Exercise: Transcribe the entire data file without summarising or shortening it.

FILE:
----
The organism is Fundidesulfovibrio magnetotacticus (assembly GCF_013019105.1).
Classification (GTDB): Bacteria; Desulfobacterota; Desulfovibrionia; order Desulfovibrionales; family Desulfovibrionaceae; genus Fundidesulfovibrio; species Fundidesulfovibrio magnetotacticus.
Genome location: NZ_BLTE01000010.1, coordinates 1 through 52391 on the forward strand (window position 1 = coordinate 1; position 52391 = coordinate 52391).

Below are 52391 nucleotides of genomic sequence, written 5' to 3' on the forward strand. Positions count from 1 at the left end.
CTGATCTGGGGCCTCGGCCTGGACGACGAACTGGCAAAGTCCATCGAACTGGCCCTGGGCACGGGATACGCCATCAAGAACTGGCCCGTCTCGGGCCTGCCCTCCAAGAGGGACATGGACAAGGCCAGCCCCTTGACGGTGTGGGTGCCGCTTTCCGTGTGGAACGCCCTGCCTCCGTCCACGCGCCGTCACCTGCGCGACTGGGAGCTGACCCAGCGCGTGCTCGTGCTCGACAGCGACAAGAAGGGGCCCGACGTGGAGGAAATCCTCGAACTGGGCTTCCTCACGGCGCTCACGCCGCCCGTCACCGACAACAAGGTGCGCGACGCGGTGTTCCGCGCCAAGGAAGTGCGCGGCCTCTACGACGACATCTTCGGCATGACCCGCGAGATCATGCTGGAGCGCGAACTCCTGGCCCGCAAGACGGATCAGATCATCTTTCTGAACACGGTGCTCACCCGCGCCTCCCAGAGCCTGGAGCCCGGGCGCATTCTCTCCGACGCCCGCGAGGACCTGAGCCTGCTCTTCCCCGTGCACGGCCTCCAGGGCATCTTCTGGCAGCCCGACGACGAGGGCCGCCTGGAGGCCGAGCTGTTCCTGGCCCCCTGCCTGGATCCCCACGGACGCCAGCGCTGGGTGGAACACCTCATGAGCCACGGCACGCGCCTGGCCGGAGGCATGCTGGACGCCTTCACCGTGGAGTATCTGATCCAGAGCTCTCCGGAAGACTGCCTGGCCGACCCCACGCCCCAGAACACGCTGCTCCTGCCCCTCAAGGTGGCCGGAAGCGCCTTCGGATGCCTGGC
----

The organism is Fundidesulfovibrio magnetotacticus (assembly GCF_013019105.1).
Classification (GTDB): Bacteria; Desulfobacterota; Desulfovibrionia; order Desulfovibrionales; family Desulfovibrionaceae; genus Fundidesulfovibrio; species Fundidesulfovibrio magnetotacticus.
Genome location: NZ_BLTE01000010.1, coordinates 1 through 52391 on the forward strand (window position 1 = coordinate 1; position 52391 = coordinate 52391).

Below are 52391 nucleotides of genomic sequence, written 5' to 3' on the forward strand. Positions count from 1 at the left end.
CTGATCTGGGGCCTCGGCCTGGACGACGAACTGGCAAAGTCCATCGAACTGGCCCTGGGCACGGGATACGCCATCAAGAACTGGCCCGTCTCGGGCCTGCCCTCCAAGAGGGACATGGACAAGGCCAGCCCCTTGACGGTGTGGGTGCCGCTTTCCGTGTGGAACGCCCTGCCTCCGTCCACGCGCCGTCACCTGCGCGACTGGGAGCTGACCCAGCGCGTGCTCGTGCTCGACAGCGACAAGAAGGGGCCCGACGTGGAGGAAATCCTCGAACTGGGCTTCCTCACGGCGCTCACGCCGCCCGTCACCGACAACAAGGTGCGCGACGCGGTGTTCCGCGCCAAGGAAGTGCGCGGCCTCTACGACGACATCTTCGGCATGACCCGCGAGATCATGCTGGAGCGCGAACTCCTGGCCCGCAAGACGGATCAGATCATCTTTCTGAACACGGTGCTCACCCGCGCCTCCCAGAGCCTGGAGCCCGGGCGCATTCTCTCCGACGCCCGCGAGGACCTGAGCCTGCTCTTCCCCGTGCACGGCCTCCAGGGCATCTTCTGGCAGCCCGACGACGAGGGCCGCCTGGAGGCCGAGCTGTTCCTGGCCCCCTGCCTGGATCCCCACGGACGCCAGCGCTGGGTGGAACACCTCATGAGCCACGGCACGCGCCTGGCCGGAGGCATGCTGGACGCCTTCACCGTGGAGTATCTGATCCAGAGCTCTCCGGAAGACTGCCTGGCCGACCCCACGCCCCAGAACACGCTGCTCCTGCCCCTCAAGGTGGCCGGAAGCGCCTTCGGATGCCTGGC